Conditions in Afghanistan have deteriorated markedly since 2005, with rising violence, government corruption and misguided U.S. efforts contributing to growing unease among the population, according to a report released yesterday based in part on 1,000 interviews with ordinary Afghans.
Although there were bright spots -- a better overall economy and more rights for women -- the report's authors found diminishing security as the Taliban steps up its attacks, a discredited justice system and a severe lack of basic services such as electricity. The report, produced by the nonpartisan Center for Strategic and International Studies and funded in part by a grant from the U.S. Agency for International Development, also found that Afghans tend to be more negative in their outlook than official statistics or media accounts would suggest.
"Public fear and frustration are on the rise in Afghanistan. As a result, Afghans are beginning to disengage from national governing processes and lose confidence in their leadership," according to the report. "Dramatic changes are required in the coming weeks, or 2007 will become the breaking point."
That statement echoed remarks made earlier this month by the departing U.S. commander in Afghanistan, Lt. Gen. Karl W. Eikenberry, who told a congressional panel that "a point could be reached at which the government of Afghanistan becomes irrelevant to its people, and the goal of establishing a democratic, moderate, self-sustaining state could be lost forever."
A year ago, U.S. officials were speaking much more optimistically about Afghanistan. But an especially violent summer, fed by an increasingly aggressive insurgency, has convinced many policymakers that Afghanistan is at a precarious moment more than five years after a U.S.-led military campaign knocked the Taliban from power. Last week, President Bush pledged $11.8 billion in aid for Afghanistan over the next two years and said U.S. forces would be increased by 3,200 to 27,000, the highest level of the war.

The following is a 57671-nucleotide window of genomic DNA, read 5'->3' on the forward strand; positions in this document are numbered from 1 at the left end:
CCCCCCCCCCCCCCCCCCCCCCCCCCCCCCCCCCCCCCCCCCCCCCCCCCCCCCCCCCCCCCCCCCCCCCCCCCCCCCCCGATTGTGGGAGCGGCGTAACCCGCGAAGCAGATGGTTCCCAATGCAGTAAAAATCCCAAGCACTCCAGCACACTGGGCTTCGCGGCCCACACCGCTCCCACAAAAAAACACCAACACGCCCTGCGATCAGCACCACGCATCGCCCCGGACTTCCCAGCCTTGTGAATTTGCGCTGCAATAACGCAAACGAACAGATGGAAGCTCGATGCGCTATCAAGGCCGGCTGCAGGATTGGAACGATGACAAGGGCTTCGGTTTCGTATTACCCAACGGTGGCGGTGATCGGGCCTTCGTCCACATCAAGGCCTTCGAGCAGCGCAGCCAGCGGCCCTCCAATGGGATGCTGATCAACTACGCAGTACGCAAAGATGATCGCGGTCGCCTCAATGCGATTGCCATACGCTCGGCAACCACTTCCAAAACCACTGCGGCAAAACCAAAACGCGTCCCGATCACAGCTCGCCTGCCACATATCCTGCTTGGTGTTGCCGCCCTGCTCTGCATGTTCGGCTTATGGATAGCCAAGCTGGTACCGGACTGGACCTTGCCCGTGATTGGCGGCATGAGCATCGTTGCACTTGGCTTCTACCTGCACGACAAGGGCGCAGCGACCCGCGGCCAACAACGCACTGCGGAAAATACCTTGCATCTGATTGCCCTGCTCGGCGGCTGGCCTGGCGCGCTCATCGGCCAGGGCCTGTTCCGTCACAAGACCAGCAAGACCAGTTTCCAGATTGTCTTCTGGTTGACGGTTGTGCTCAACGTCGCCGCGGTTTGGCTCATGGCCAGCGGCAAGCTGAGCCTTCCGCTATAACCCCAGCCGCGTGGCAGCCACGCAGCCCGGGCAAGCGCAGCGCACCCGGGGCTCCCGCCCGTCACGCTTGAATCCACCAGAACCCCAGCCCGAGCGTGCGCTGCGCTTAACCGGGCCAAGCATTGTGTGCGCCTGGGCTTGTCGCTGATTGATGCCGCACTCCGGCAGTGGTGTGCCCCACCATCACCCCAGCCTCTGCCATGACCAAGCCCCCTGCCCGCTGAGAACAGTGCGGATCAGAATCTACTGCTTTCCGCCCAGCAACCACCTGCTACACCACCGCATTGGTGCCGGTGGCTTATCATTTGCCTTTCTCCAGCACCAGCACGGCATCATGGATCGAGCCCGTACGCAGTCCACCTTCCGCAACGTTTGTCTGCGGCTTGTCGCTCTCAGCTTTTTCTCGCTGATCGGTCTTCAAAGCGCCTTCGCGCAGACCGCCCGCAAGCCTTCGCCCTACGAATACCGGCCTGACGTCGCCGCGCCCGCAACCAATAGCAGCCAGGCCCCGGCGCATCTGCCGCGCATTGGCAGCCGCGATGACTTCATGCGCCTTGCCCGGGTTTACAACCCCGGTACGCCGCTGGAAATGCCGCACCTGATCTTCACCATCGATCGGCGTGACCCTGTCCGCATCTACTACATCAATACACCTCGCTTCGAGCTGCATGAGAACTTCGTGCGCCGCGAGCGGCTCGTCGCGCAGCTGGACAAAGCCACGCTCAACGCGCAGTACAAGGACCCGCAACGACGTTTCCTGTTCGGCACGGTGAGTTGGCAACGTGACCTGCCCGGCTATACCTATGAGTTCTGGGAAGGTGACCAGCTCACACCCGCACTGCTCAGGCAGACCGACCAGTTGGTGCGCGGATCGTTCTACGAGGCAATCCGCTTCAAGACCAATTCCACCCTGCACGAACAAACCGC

Among the report's recommendations are to shift the focus away from eradicating poppy fields and toward interdiction, to give local communities more control over aid money, and to abandon major military sweeps that inflict damage on civilians in favor of rapid-response forces that can protect Afghans in emergencies. "NATO and the United States' 'big army' military operations and emphasis on foot soldier 'kills' are doing more damage than good," the report said.
Lt. Col. Todd Vician, a Pentagon spokesman, said he could not comment on the report's recommendations because he had not seen them, but he said part of the reason the United States is committing more troops to Afghanistan is to improve response times. Britain said yesterday it would also be sending additional troops.
The report's release came on a day when thousands of people rallied in Kabul to support a bill in the Afghan parliament that would provide amnesty for Afghans accused of war crimes. It also came as a man who claimed to be senior Taliban commander Mullah Dadullah told Reuters in a telephone interview that "this year will prove to be the bloodiest for the foreign troops." The man claimed that "6,000 fighters are ready for attacks."